What You Should Know For Melanoma Awareness Month

Each May, I feel a strong pull to inform sun-lovers (and those who would rather stay inside) of the importance of being aware of melanoma’s warning signs.

This post is one that I offer yearly, just as the summer activities get underway.

It’s important information that can save your life.

May is Melanoma Awareness Month

Melanoma is on the rise. This is a scary cancer (aren’t they all?), as it can be tough to treat. Don’t mess around if you think you see changes in a mole or on your skin. The Melanoma Research Foundation is an in-depth site to find the information you’re seeking for all things melanoma.

May is Melanoma Awareness Month

It’s fitting that May is Melanoma Awareness Month because it’s the beginning of warmer summer temps and lighter clothing.

Summertime means taking precautions against sunburns and routinely wearing sunscreen (for those of you who don’t already).

I’m a melanoma survivor. I’m fair-skinned, blonde, and blue-eyed: the perfect candidate. I also live in a Southern state where the sun shines the majority of the year and I spent my youth happily and ignorantly getting sunburned.

Little did I know that my carefree days in the sun and my inability to tan, set me up for the perfect skin cancer storm.

Before I was diagnosed, I was already seeing a dermatologist yearly, as was my son and husband. She was and still is a trusted doctor whom I credit with saving my life.

I had noticed a small mole that had changed ever so slightly, but not enough for me to move up my yearly exam. Boy was young and busy with summer camps and fun, so I just kept an eye on it until I saw my doc a few months later.

When I did see her, we discussed that I thought the mole had changed somewhat, but upon visual inspection it looked fine to both of us. It didn’t fall in the regular category for irregularity or color markers that usually distinguish melanoma.

We weren’t worried. Although, she advised that she wanted to biopsy it “just to be safe.”

I’m forever in her debt that she insisted on that biopsy, because when it came back, I tested positive for Stage 1 Melanoma.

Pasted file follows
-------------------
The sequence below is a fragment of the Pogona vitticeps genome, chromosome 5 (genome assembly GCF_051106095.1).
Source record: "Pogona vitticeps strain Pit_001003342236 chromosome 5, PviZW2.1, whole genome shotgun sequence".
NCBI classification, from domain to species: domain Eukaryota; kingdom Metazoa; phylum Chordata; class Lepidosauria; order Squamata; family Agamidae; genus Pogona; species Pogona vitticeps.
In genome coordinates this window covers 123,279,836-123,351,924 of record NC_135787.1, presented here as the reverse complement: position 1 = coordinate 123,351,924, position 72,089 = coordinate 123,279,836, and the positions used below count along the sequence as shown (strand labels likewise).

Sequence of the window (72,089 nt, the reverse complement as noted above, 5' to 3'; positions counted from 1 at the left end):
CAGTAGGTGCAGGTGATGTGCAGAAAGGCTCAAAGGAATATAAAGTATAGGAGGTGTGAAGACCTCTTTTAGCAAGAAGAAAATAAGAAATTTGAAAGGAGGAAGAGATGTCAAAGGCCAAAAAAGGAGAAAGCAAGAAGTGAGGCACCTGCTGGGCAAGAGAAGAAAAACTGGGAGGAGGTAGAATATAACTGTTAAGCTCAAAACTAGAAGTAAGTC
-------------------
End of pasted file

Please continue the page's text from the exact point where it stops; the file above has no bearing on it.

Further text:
She called me with the news while I was in the middle of cleaning a toilet and asked me to sit down. I still had my yellow gloves on and the toilet brush in my hand; I’ll never forget that moment.

My life changed dramatically in those few minutes as she explained to me what I had and what was next.

Back in ’99, there were no drugs, or chemo, to treat melanoma, not in the traditional ways of thinking about chemo. Your option was surgery, then wait it out.

I was furious when I learned that fact. I’m a proactive kinda gal and I wanted to blast the cancer from my body. Nope. No chemo and no radiation. Just wait and see. It was torture, especially since I had Husband and Boy to think about.

Yet, I was one of the amazingly lucky ones: my cancer hadn’t spread.

The game plan was to cut that mofo out (and I wanted it out IMMEDIATELY) then monitor me for signs they had missed one stinkin’ cancer cell.

That was in 1999, 18 years ago in August, and I’ve been melanoma since, thanks be to God.

Not all melanomas are caused by the sun, but a large majority are, and that includes tanning beds which mimic the sun’s rays.

You should do a self-check once a month. If I hadn’t been diligent in doing self-checks, I might have missed pointing out the mole to my doc. If you see anything that has changed, even in the smallest way, get thee to a dermatologist.

Also, wear sunscreen. Come on. It’s the easiest thing you can do for prevention and many sunscreens can be light and undetectable.

Melanoma Skin Cancer

Melanoma Skin Cancer infographic by MountSinaiNYC.

Be safe out there, my babies!

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  1. Thank you Patti, for sharing this important warning. My sister also had melanoma, which later spread to her lymph nodes. It was a scary, difficult treatment, but she has been cancer free for six years now. I love the sun, but always be sure to wear sunscreen and get my annual mole checks.



  1. […] That changed the day I was diagnosed with melanoma. […]

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